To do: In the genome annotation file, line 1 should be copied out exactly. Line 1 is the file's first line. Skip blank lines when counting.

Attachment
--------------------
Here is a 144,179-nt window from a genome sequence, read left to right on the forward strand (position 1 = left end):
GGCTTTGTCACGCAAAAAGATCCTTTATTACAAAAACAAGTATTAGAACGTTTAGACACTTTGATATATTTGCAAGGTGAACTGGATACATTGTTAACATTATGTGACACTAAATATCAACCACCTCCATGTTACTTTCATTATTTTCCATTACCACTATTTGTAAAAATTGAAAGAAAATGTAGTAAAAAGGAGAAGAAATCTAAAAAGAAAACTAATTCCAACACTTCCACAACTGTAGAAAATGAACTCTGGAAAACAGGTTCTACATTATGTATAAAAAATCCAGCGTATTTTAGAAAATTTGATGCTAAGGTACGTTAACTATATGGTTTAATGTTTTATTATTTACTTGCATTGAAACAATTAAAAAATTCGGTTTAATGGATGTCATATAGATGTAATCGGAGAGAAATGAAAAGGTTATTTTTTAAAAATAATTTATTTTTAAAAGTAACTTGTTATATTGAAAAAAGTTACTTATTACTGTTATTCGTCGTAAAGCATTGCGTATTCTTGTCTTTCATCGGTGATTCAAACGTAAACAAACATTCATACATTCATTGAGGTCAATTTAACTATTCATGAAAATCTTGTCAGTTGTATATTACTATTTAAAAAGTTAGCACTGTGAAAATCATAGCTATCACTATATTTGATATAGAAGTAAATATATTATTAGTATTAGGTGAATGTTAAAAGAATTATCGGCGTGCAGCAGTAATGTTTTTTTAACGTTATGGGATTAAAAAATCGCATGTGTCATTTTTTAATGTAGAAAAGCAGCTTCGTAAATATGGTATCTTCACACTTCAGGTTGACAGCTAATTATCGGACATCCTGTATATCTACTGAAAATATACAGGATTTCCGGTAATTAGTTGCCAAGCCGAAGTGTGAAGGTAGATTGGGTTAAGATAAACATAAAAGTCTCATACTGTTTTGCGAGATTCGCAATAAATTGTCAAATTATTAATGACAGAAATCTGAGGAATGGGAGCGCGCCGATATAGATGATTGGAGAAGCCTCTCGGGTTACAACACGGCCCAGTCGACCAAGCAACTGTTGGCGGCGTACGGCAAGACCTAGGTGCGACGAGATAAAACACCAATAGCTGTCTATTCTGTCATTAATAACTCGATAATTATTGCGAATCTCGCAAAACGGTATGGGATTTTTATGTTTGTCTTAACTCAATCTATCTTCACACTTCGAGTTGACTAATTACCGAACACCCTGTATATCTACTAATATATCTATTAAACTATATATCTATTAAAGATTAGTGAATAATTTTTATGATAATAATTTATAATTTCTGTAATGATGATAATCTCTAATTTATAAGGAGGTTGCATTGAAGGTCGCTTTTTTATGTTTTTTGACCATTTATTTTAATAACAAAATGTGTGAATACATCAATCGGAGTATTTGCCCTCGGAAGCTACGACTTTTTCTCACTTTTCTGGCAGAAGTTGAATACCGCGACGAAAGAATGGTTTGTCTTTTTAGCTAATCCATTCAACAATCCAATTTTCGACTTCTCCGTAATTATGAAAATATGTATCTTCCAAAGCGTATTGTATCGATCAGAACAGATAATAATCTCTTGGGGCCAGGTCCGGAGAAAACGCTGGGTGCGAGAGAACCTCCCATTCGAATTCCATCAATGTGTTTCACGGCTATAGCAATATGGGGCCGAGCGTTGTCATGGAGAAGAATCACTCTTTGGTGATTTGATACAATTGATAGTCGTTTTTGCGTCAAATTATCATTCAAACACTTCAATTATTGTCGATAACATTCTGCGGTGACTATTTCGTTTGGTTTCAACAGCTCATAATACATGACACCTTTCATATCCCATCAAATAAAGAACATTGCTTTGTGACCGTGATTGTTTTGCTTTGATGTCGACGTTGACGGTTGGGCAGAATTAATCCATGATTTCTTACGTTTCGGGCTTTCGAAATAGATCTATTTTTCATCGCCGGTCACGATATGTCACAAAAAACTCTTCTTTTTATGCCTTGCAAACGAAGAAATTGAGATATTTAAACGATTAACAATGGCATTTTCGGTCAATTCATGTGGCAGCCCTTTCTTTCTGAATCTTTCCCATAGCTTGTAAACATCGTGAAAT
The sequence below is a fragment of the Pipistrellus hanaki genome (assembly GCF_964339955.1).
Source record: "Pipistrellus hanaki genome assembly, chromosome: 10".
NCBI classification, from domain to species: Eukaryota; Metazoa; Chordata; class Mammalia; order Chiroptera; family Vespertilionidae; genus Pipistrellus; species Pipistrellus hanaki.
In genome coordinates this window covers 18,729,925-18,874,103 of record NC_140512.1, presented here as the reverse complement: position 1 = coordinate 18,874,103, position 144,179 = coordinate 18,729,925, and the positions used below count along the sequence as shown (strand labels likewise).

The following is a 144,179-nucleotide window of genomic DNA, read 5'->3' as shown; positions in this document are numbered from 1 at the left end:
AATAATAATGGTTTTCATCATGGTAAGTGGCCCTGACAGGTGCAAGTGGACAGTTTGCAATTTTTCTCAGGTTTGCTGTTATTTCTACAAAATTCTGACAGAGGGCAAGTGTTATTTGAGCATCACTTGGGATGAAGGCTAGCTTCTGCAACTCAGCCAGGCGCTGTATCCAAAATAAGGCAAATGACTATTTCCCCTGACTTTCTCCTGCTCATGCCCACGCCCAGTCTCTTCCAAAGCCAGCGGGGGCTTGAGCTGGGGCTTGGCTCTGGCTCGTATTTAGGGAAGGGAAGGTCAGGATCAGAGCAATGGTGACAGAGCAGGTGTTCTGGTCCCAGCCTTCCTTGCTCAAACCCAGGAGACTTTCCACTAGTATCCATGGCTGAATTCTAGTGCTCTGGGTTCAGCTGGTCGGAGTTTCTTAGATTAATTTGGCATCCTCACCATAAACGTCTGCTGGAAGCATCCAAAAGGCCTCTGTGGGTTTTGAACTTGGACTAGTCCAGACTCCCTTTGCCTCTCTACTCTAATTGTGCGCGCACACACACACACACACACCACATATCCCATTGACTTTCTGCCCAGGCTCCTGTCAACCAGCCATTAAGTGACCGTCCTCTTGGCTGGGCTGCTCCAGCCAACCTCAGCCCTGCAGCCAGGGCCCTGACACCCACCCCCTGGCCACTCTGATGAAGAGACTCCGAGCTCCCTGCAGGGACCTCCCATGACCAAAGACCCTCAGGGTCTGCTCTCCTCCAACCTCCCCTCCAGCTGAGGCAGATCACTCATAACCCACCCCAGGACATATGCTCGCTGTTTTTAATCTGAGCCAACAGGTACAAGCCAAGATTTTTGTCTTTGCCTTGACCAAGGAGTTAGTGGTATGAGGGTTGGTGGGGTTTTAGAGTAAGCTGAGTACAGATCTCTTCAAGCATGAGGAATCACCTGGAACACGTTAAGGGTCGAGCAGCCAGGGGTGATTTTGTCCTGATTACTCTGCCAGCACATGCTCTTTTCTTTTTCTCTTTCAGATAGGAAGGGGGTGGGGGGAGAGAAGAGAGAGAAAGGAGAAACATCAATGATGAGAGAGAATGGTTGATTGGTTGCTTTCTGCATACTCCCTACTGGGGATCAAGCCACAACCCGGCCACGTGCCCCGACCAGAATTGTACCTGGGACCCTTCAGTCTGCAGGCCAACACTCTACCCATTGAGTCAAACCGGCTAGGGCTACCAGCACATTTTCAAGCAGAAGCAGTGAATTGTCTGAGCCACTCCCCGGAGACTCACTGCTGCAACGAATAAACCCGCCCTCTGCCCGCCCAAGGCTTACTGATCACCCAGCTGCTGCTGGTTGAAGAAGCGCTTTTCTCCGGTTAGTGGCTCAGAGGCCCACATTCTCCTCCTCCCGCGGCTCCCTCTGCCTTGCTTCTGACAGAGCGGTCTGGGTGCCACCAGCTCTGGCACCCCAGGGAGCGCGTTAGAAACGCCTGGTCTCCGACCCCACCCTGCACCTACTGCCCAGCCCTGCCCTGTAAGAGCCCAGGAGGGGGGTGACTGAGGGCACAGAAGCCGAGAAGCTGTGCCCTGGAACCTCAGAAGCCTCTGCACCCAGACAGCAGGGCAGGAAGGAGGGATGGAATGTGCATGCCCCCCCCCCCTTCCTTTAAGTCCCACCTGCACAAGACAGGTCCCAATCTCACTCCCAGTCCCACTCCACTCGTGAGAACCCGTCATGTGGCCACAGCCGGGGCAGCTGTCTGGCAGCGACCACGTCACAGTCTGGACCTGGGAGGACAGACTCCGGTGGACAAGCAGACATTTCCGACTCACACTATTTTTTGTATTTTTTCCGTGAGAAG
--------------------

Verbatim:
Here is a 144,179-nt window from a genome sequence, read left to right on the forward strand (position 1 = left end):